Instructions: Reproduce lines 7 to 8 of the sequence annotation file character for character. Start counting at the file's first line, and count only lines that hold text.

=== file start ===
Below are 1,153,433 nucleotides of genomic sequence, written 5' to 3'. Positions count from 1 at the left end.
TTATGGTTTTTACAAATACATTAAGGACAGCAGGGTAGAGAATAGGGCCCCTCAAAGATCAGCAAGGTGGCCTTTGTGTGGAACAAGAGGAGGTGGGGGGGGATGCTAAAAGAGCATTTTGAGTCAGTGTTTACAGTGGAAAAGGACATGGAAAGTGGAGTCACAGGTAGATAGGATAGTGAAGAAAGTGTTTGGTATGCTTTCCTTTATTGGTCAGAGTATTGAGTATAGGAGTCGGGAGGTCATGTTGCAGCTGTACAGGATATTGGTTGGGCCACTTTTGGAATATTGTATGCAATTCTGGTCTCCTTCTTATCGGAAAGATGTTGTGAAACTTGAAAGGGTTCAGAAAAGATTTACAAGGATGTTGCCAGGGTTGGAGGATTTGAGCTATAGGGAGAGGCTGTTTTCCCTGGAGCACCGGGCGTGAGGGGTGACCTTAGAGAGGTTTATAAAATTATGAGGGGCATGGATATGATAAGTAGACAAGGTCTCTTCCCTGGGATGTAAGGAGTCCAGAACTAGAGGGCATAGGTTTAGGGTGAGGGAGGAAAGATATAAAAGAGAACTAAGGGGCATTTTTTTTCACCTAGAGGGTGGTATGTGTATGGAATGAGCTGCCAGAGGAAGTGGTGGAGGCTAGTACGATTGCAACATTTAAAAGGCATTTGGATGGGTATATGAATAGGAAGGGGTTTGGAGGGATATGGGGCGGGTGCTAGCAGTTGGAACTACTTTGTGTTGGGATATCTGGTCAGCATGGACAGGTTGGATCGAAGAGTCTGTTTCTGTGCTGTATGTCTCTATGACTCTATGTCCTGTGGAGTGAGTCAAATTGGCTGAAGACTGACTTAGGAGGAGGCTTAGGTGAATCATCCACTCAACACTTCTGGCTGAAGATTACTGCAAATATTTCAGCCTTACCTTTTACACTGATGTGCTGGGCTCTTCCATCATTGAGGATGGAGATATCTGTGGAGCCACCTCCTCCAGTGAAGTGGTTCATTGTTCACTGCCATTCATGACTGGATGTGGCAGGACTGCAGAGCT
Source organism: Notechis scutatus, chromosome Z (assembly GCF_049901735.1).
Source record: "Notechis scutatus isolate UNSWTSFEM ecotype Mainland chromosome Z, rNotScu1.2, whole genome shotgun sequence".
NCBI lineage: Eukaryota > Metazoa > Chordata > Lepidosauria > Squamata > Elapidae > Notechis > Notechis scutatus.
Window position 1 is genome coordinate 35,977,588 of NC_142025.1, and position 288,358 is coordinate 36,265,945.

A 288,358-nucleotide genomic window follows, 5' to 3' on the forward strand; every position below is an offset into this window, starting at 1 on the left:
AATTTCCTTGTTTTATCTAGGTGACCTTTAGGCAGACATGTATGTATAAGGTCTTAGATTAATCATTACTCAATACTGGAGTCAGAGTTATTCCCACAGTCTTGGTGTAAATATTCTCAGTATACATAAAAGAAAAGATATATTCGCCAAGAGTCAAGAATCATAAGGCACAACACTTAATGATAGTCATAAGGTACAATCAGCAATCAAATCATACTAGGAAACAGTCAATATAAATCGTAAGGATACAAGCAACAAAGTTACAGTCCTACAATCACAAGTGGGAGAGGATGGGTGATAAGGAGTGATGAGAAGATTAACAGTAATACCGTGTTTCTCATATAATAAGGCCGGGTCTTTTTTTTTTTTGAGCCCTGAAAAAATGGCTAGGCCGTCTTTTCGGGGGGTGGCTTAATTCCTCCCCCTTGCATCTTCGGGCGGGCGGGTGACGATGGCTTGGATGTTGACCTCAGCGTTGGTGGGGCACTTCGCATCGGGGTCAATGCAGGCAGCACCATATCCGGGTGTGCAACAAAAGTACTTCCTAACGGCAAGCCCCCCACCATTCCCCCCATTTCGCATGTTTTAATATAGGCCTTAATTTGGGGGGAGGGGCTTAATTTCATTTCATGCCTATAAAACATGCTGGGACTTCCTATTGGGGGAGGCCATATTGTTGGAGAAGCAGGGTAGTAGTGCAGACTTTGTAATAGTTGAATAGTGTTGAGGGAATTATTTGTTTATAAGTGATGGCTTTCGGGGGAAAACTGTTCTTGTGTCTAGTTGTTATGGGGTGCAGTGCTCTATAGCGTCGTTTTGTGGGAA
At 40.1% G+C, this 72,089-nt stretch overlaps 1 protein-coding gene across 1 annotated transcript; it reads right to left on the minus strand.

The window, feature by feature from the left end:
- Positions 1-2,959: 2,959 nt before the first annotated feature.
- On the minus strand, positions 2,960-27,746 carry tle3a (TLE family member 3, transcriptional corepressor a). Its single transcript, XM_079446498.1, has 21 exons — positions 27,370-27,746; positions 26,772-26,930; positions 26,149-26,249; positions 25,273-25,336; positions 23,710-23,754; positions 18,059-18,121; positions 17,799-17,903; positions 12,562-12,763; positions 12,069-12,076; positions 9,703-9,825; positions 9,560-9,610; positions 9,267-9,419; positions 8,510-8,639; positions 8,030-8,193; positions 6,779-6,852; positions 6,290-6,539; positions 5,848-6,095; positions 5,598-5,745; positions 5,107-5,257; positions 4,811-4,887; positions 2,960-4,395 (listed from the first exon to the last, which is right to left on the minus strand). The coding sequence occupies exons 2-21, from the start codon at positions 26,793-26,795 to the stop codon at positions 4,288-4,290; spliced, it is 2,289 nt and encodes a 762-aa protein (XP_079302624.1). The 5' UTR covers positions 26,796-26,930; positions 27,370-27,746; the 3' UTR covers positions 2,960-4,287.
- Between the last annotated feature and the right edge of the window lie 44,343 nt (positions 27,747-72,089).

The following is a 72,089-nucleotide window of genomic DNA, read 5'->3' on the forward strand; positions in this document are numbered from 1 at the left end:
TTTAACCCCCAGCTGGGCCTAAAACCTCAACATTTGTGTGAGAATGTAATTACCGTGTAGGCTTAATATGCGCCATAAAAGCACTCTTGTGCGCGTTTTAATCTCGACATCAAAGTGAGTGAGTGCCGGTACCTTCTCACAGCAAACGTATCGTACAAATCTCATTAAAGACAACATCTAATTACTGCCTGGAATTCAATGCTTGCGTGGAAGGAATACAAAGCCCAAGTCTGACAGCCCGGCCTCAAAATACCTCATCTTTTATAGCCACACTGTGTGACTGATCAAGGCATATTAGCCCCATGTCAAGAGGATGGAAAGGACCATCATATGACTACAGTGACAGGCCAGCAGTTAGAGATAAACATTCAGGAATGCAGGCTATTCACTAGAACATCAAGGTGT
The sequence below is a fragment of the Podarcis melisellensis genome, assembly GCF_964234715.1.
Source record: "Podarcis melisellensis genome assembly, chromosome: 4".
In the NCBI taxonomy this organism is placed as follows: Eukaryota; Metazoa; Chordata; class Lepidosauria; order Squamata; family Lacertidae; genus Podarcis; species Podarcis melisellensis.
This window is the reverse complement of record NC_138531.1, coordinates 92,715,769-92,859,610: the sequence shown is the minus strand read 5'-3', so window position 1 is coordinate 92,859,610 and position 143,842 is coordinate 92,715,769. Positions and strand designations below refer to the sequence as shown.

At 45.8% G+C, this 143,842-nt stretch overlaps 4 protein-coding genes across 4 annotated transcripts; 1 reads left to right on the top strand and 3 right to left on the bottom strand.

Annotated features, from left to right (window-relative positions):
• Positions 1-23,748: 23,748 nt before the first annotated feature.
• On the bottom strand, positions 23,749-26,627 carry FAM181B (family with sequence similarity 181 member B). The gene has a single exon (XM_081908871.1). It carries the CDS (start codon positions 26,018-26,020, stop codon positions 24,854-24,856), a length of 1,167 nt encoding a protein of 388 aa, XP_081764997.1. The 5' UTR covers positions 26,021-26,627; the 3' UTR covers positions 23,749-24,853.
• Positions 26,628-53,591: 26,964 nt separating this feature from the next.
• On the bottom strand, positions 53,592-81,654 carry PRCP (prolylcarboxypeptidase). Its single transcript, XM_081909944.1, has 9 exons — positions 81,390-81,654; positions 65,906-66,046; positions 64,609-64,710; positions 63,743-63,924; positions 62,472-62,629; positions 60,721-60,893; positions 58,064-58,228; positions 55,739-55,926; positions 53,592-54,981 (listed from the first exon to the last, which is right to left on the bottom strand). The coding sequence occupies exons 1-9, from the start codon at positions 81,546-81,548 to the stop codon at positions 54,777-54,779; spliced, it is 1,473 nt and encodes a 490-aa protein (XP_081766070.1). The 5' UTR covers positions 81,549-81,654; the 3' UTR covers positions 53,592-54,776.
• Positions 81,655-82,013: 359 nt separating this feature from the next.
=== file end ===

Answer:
A 288,358-nucleotide genomic window follows, 5' to 3' on the forward strand; every position below is an offset into this window, starting at 1 on the left:
AATTTCCTTGTTTTATCTAGGTGACCTTTAGGCAGACATGTATGTATAAGGTCTTAGATTAATCATTACTCAATACTGGAGTCAGAGTTATTCCCACAGTCTTGGTGTAAATATTCTCAGTATACATAAAAGAAAAGATATATTCGCCAAGAGTCAAGAATCATAAGGCACAACACTTAATGATAGTCATAAGGTACAATCAGCAATCAAATCATACTAGGAAACAGTCAATATAAATCGTAAGGATACAAGCAACAAAGTTACAGTCCTACAATCACAAGTGGGAGAGGATGGGTGATAAGGAGTGATGAGAAGATTAACAGTAATACCGTGTTTCTCATATAATAAGGCCGGGTCTTTTTTTTTTTTGAGCCCTGAAAAAATGGCTAGGCCGTCTTTTCGGGGGGTGGCTTAATTCCTCCCCCTTGCATCTTCGGGCGGGCGGGTGACGATGGCTTGGATGTTGACCTCAGCGTTGGTGGGGCACTTCGCATCGGGGTCAATGCAGGCAGCACCATATCCGGGTGTGCAACAAAAGTACTTCCTAACGGCAAGCCCCCCACCATTCCCCCCATTTCGCATGTTTTAATATAGGCCTTAATTTGGGGGGAGGGGCTTAATTTCATTTCATGCCTATAAAACATGCTGGGACTTCCTATTGGGGGAGGCCATATTGTTGGAGAAGCAGGGTAGTAGTGCAGACTTTGTAATAGTTGAATAGTGTTGAGGGAATTATTTGTTTATAAGTGATGGCTTTCGGGGGAAAACTGTTCTTGTGTCTAGTTGTTATGGGGTGCAGTGCTCTATAGCGTCGTTTTGTGGGAA